All writers get depressed. Hell, all human beings get depressed from time to time.
Even some animals get depressed. Depression is a natural part of the emotional cycle of every sentient being on the planet.
I get depressed every year around this exact same time. I suffer from Seasonal Affective Disorder (SAD), a condition not uncommon to descendants of Scandinavians. We are unusually sensitive to sunlight or the lack thereof. Our depression begins to lift the day following Winter Solstice as the first sliver of daylight disturbs the darkness. We celebrate the return of light with wild parties and all-night bonfires. It’s too cold to dance naked, so we wear furs or wool or synthetic fibers to keep from freezing.
For the ordinary person, depression lasts less than a week and is often followed by periods of extreme exaltation and mania. If depression lasts longer than two weeks, it may be a sign of clinical depression. Clinically depressed people can become suicidal. If you feel depressed and have suicidal thoughts, please seek professional help.
If all this talk of depression is making you depressed, cheer up. All things eventually end. The sun will return to the sky after Winter Solstice, and Spring will be here before you know it.
The only real cure for depression is time. Treatment (Cognitive Behavioral Therapy, prescription pills, and herbs like St. John’s Wort) can ameliorate the effects of depression, but only time can cure it. Time really does heal all wounds.
Writing helps. The problem with this time of year, however, is that family and social obligations often take working writers away from their keyboards for significant durations. Writers who can actually write seldom become seriously depressed or suicidal while they create. We simply put depressive thoughts out of our minds and into the heads of our characters and write them out in stories or novels instead of personally acting them out. Writing is an exemplar of cognitive reframing that makes CBT practitioners envious.
I bring this up for multiple reasons: 1) I’ve felt overwhelmed myself lately because of multiple requests from family and friends to break bread with them (I’m lucky to have so many friends, so I shouldn’t complain); 2) I have new novels that are about to be released or have recently been released and I have created and accepted more opportunities for appearances, interviews, and book signings than I can comfortably accommodate (when I made those commitments long ago I failed to consider the impact on my writing time; I’m booked up from now until the end of the year and have too little personal time and space for creativity); 3) other writers have reported similar feelings; and 4) several friends have actually committed suicide within the past week or two.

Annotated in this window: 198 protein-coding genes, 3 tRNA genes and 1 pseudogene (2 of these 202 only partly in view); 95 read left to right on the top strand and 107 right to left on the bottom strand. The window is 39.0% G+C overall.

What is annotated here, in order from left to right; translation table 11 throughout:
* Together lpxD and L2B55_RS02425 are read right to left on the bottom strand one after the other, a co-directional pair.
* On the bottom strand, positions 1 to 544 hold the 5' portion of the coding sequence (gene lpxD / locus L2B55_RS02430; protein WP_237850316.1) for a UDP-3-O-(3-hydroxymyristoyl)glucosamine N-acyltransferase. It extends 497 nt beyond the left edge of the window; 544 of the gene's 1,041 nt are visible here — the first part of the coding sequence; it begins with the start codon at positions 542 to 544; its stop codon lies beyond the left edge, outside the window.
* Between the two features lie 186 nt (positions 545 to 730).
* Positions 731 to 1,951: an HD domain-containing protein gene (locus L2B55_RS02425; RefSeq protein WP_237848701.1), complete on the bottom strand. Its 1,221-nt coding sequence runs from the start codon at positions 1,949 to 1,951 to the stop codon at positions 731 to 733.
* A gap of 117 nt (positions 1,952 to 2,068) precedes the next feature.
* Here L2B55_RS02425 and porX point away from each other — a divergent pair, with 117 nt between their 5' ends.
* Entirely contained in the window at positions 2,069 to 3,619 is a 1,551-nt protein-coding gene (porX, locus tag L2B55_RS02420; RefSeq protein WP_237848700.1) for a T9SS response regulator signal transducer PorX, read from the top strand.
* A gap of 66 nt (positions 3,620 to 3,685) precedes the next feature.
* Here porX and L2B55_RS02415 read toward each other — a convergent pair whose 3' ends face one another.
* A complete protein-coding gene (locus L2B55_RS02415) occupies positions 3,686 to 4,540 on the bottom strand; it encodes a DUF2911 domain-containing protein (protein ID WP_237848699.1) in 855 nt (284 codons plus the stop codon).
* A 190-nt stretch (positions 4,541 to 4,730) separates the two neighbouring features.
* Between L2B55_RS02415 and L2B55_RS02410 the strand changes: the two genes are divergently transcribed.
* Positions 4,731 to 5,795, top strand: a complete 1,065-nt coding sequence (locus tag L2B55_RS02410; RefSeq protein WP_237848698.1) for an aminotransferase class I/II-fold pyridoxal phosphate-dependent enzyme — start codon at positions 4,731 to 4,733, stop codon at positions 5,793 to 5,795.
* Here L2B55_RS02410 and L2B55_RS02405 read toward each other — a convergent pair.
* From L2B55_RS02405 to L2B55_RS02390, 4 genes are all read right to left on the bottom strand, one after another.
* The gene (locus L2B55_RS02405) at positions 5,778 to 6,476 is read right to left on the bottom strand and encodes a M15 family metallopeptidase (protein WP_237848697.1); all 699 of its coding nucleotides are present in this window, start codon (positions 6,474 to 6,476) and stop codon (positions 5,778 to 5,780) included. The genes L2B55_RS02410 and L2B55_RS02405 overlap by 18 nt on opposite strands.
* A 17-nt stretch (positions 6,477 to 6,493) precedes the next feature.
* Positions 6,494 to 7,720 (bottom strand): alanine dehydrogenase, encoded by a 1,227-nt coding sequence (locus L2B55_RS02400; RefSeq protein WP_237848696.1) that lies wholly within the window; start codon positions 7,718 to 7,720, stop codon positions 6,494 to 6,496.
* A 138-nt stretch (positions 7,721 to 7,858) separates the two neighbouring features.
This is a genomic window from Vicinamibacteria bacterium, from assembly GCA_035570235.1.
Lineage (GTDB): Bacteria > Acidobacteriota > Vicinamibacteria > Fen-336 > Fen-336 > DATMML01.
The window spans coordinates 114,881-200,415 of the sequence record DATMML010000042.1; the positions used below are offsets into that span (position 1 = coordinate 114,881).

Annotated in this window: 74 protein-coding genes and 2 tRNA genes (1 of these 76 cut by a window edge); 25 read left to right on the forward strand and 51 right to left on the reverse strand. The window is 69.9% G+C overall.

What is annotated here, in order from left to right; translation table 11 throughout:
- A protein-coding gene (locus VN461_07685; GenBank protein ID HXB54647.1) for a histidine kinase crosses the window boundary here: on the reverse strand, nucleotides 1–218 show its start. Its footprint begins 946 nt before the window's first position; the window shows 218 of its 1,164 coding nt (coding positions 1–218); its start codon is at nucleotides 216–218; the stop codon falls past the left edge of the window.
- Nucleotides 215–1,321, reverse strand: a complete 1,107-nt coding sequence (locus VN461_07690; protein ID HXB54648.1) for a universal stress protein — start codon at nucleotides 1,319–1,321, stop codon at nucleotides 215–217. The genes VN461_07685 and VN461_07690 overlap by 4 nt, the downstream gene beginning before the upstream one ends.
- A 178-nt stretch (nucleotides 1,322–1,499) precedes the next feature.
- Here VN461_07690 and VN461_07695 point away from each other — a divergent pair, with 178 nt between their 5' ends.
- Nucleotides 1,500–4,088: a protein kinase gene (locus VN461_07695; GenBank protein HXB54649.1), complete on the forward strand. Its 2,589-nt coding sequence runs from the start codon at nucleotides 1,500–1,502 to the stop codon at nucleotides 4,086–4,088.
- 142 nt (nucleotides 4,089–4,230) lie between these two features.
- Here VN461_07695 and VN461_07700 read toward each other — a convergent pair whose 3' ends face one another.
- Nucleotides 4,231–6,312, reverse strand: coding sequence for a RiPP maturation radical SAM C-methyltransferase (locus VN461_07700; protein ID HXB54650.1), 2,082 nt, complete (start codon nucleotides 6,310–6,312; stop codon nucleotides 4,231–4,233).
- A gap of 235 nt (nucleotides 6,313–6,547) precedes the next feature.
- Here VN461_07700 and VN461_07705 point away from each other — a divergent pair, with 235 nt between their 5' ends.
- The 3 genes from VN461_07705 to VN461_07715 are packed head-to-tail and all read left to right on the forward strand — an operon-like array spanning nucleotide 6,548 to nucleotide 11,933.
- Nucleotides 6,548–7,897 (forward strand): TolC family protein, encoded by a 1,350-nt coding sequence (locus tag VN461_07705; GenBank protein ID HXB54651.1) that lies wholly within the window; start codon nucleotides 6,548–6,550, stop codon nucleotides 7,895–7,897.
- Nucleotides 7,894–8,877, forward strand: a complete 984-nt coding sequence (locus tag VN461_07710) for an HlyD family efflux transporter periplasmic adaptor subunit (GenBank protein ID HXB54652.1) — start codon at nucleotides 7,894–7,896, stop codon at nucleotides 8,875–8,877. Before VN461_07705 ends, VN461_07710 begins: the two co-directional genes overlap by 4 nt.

Listen, people, everyone needs time for oneself. Self-care is not only paramount, it’s essential. Forget about fame and fortune and family and friends. Find what makes you happy. Take the time to be happy. You deserve it. Do it now. Don’t wait.
Writing makes me happy. The very act of writing is exhilarating, almost orgasmic. I would rather write than do anything else.
I have balanced my life with daily writing time mixed with separate times set aside for social interactions. When I do too much of either, my life becomes unbalanced. When my life is unbalanced, I become depressed.
That’s why I cancelled my registration, reservations, and scheduled panels, reading, and signings at this year’s World Fantasy Convention. I have other appearances and book signings scheduled for next week (Halloween), and the week after WHC I’m scheduled to be at Windycon for panels, signings, and readings. If I went to Saratoga Springs, when would I have time to write? I wouldn’t.
Giving myself extra time has made all of the difference in the world. My depression has lifted (yes, I am currently feeling maniacal), and I’m accomplishing a lot.
Let me provide some perspective. Time is relative. You can control your perception of time. You can make time speed up or slow down. Time itself is an abstraction, a mental construct. You can look forward, look backward, or be in the moment. Writing is a combination of all three processes. Writers are observers moving through time.
As we approach the end of Daylight Savings Time, we can easily appreciate the relativity of time. It becomes increasingly difficult at this time of year, however, to take the time to stop and smell the roses because most rose bushes have shed their flowers for the season. Cognitive reframing allows you to be in flow and be in control at the same time. You can imagine you smell roses, and the effect will be exactly the same on your brain.
Imagine the end of darkness and the return of Light. Take as much time as you want or as much time as you need. Make time your friend and not your enemy.